mnep, yes, not incl a minimum 32 MB graphics chipset for Quartz Extreme support would have been foolish. Still, my comment was to compare it against the charcoal colored cr*p extruded by the big PeeCee makers at the lowest price point ;) Intel “Extreme” graphics indeed…

  9. Off-topic nit-pick:

    I know I’m anal-retentive. I like to think of myself as detail-oriented, but I have to be realistic.

    That having been said, a Mac is a PC. PC stands for “personal computer.” A Mac is a personal computer.

    Now, I know that “PC” has become synonymous with “x86 architecture running a version of Windows.” And that even Apple themselves fall into the trap. “iTunes: Mac or PC.” But that doesn’t make it right. Following the herd and sticking with conventions is the reason most of the world runs Windows. Let’s look at Apple’s “Mac or PC” tagline for iTunes.

    Really “Mac or PC” Apple? So your machines are not personal computers? Oh, I see. What you meant was “x86.” Well, I have an x86 machine sitting right behind me. It runs Fedora Core 3. Will iTunes run on it? No? Oh, I see. What you really meant was “iTunes: Mac or Windows/x86.”

    Before you say, “That’s confusing!” think about the confusion caused for Linux users who might think Apple is giving them iTunes. ;)

    Let’s call the Dells what they are. x86 machines running Windows. And yes, David, I agree. They’re crap. :)

  10. Read some add’l info on the Radeon 9200 graphics chipset in the Mini on Apple’s discussion forums. Seems that, while it will support the next OSX revision (“Tiger”), it won’t support every tricked-out bit of graphical eye-candy that Tiger’s UI can do.

    Since Tiger seems to be on track for 2Q ’05, may be worth waiting for a h/w rev on the Mini once Apple starts selling them with that version of OSX.

    Oh, and mnep ? I agree, and would never deny a fellow geek a good rant ;) So…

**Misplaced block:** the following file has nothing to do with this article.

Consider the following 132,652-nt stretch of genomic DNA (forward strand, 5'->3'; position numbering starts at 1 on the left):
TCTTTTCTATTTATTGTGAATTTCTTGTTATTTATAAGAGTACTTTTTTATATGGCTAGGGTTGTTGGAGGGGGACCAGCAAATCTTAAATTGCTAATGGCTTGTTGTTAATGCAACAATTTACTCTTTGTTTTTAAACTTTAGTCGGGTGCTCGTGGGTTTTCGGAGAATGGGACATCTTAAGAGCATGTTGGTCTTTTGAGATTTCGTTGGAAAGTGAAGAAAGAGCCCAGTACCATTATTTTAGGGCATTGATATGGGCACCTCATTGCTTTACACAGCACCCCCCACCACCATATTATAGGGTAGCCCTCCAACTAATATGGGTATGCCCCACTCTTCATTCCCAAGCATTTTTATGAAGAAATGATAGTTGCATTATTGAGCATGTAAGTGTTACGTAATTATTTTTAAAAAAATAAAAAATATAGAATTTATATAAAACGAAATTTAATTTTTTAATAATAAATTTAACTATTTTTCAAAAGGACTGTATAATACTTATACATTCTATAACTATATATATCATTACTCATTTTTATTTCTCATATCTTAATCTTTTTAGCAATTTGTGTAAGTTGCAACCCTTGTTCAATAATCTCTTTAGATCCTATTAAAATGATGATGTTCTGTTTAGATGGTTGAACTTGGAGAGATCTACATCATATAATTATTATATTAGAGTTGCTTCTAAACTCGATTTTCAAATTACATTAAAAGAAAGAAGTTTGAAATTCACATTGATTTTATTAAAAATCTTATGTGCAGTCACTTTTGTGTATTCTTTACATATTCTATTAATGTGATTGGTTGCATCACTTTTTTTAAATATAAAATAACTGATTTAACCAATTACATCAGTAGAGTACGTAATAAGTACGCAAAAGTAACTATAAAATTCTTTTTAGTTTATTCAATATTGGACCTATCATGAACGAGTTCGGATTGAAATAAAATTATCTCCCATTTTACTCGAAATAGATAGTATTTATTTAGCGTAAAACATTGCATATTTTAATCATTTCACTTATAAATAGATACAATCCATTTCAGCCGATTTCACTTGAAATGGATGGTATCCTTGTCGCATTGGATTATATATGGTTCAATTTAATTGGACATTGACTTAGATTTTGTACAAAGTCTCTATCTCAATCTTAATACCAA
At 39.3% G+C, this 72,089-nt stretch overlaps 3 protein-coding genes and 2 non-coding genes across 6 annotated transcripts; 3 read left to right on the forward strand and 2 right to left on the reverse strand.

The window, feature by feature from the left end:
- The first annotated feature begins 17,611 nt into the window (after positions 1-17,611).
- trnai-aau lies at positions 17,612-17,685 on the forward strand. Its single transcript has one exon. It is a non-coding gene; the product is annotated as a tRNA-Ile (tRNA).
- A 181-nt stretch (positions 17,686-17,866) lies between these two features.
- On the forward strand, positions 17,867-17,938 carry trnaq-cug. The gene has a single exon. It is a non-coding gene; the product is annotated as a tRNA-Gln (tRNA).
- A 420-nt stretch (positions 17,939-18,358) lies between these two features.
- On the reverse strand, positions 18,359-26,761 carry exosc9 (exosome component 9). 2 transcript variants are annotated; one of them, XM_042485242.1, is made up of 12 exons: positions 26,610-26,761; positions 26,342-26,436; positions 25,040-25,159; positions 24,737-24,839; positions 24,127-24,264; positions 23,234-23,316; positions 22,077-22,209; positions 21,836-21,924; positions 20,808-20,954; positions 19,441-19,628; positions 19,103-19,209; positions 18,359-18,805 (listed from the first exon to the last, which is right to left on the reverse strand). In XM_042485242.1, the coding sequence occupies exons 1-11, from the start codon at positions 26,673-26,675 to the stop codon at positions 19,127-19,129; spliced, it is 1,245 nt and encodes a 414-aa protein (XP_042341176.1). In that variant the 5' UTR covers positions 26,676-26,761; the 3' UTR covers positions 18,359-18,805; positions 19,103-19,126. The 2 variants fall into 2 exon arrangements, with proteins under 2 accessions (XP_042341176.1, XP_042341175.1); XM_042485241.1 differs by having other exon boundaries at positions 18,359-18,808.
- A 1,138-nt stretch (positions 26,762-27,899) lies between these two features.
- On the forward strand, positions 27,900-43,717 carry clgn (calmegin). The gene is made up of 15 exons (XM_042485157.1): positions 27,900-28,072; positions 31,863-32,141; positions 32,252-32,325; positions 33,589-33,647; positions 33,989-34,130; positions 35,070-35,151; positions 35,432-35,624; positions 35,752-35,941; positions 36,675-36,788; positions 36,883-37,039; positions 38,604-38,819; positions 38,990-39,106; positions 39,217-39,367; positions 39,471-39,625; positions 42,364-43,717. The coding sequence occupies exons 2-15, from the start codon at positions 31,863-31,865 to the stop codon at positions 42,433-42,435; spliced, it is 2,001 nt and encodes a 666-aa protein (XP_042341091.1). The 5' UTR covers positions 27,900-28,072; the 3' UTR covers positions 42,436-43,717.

:%s/PeeCee/Windoze Box/

  11. Re: Apple’s capitulation on distinguising Mac and PC — especially ironic because Apple invented and/or popularized the term PC to begin with.

    Kind of like the term “hacker.” Some old-school purists still might use the term hacker to refer to anyone who enjoys messing with computers and code, i.e. without any negative connotation, but you just can’t do that without sowing endless confusion. Almost the entire population, plus the media refer to “hackers” as bad guys. If you use the term neutrally, you just guarantee confusion and lengthy explanations.

    In O’Reilly’s canonical “Practical Unix System Security” they have a page about this debate, and note that have chosen not to use the term at all in the book. Instead, the bad guys are “attackers” etc. So they don’t quite capitulate to the fact that language evolves and words change meaning until the point where there’s use fighting the tide, and instead come up with more descriptive, less ambiguous terms. I’d agree that PC isn’t ambiguous on the surface, but insisting on it is a losing battle. And probably not smart if you’re trying to sell product and don’t want to confuse buyers. But maybe at this point it’s incumbent on Linux users to refer to their machines as “x86 machines” and let the world have its errant way with the term “PC.”

    (And yes, that’s a reversal from my old position — in the BeOS days I fought against “PC” and “Windows” being used interchangeably).

  12. You are always forward thinking on this site, and I often follow your lead. So imagine me trying to follow you when I read this:

    “So… how long before someone sticks two iPod Shuffles in a 2U rack for a cheap $200 server cluster?”

    That’s not what you wrote, but it is what I read. My brain mixed up the products, the count, and the dollars involved. I was both puzzled and excited about you proposing a pocket-size server cluster. Took me about 30 seconds to make the correction. Blame it on parallel product line and brain full o’ apples.